Think of recommendations as a way for the admissions committees to find out what you are really like and to show your well-roundedness. Recommendations are notorious for making or breaking an application. One luke-warm or (cringe) outright negative recommendation can sink your chances of becoming a doctor. Focus on obtaining recommendations from individuals who know you well as opposed to big-name professors you have never met. A glowing recommendation from your advanced biology teaching assistant whose office hours you visited weekly will be much stronger than a two-line recommendation from your dad’s famous researcher friend who you met once at the mall. The power of a recommendation stems more from the letter’s content than from the author’s credentials. Coaches, community service leaders, and principal investigators may make excellent recommenders. One trick in obtaining recommendations is to ask a teaching assistant or post-bac in the lab who knows you well to write the letter, and then have the professor or principal investigator co-sign the same letter. Here are a few more tips on how to obtain excellent recommendations:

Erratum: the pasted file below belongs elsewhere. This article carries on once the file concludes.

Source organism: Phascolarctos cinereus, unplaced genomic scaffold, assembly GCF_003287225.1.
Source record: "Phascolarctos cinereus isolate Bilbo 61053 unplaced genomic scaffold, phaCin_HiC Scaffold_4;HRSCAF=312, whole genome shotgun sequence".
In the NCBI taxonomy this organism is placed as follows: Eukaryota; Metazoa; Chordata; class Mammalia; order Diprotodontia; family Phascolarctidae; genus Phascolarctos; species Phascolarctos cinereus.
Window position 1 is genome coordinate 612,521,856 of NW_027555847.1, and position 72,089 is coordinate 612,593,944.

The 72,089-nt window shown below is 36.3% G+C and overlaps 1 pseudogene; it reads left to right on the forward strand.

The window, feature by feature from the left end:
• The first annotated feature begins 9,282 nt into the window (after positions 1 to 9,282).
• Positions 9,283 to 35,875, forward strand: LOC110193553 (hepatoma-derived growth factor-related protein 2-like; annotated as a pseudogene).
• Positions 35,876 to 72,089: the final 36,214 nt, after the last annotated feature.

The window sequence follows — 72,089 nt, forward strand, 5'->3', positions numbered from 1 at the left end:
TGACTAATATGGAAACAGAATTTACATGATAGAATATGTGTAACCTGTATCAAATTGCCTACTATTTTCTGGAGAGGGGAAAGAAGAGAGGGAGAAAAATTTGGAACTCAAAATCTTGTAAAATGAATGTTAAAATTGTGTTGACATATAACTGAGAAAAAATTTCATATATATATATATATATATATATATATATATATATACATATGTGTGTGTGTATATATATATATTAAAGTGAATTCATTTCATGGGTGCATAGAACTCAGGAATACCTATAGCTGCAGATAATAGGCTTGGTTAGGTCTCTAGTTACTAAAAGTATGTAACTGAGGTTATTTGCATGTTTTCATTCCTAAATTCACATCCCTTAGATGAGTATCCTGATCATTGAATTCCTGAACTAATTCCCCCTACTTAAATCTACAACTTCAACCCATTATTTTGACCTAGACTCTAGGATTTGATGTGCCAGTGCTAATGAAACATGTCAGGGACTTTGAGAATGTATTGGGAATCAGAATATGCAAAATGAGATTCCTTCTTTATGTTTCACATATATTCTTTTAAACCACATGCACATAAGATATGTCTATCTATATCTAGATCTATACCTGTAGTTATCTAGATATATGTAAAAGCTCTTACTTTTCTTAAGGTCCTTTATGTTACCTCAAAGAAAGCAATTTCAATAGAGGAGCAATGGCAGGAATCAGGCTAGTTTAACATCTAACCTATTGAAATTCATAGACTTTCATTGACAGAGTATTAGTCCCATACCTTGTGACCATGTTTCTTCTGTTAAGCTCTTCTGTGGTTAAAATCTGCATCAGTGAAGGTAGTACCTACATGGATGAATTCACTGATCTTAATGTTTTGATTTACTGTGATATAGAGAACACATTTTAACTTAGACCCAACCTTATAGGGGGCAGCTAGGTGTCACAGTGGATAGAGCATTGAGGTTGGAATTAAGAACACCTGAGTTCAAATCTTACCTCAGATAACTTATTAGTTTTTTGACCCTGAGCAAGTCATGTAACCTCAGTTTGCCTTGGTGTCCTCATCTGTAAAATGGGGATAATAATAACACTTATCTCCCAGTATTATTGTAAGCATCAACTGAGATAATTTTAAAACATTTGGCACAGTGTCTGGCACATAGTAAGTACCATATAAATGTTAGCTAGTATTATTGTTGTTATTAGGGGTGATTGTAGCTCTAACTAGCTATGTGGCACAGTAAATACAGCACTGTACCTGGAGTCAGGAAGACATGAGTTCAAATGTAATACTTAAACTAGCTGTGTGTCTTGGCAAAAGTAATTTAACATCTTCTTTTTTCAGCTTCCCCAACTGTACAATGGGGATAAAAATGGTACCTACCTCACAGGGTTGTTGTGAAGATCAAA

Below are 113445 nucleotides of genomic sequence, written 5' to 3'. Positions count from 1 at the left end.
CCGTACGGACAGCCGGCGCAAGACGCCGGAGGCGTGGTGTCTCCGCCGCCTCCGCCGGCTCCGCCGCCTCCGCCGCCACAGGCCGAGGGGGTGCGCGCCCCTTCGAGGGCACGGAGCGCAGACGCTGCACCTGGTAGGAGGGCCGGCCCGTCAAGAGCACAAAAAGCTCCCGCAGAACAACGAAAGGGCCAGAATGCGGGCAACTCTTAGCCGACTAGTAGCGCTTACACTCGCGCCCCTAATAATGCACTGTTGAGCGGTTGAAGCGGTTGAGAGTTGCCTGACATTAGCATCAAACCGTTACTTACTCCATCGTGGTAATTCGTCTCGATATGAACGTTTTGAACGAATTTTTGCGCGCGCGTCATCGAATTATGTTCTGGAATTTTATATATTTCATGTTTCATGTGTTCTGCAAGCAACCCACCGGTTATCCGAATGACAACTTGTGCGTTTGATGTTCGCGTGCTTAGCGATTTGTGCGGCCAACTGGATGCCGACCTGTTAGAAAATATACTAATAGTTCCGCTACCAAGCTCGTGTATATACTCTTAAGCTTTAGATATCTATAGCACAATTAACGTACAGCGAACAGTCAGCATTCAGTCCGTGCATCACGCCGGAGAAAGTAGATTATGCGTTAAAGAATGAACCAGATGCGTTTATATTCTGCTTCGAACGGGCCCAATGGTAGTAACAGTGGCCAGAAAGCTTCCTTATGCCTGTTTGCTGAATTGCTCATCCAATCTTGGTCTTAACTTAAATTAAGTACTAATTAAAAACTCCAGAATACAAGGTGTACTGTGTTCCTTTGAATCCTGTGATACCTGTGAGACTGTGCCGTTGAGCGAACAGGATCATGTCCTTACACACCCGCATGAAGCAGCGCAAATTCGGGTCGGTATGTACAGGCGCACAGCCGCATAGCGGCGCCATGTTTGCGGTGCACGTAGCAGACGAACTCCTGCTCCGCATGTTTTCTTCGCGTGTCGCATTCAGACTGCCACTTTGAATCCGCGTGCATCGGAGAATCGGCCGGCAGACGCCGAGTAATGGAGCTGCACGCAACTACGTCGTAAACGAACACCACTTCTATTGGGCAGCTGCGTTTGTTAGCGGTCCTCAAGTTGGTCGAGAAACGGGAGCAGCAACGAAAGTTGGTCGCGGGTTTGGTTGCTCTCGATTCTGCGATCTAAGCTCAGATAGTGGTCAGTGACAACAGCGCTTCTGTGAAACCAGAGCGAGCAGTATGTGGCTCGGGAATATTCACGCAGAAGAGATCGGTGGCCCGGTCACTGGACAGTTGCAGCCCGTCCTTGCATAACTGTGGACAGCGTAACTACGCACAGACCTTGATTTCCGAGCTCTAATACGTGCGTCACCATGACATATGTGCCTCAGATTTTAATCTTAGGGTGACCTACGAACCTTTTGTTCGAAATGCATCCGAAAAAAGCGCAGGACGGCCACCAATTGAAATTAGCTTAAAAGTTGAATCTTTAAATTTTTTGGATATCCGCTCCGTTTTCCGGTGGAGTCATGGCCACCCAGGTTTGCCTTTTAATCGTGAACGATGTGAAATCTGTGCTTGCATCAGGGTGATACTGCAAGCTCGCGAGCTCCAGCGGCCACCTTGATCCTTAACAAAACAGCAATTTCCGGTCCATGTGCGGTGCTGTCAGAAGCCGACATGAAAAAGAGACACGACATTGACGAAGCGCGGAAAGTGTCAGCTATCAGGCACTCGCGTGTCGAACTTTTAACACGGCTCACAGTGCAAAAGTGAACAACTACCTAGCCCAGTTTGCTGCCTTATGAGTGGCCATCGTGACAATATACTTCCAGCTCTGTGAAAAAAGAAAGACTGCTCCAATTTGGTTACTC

• Be sure you know the recommendation rules of each medical school. Some schools require two science recommendations. Others (such as Harvard) now require a recommendation from every research supervisor listed on your AMCAS work/activities section. Some schools do not count math as a science. The Texas schools can be particularly picky about such things. Check with each school either by searching the website or calling the admissions office.
  • Speak with your undergraduate institution’s pre-med advisor to determine if your school sends a pre-med committee letter of recommendation. If so, institution-specific rules and deadlines often exist. Be sure to know the details for your school and hit the deadlines. It looks very bad to medical school admissions committees if your school usually sends a pre-med committee letter but does not send one for you.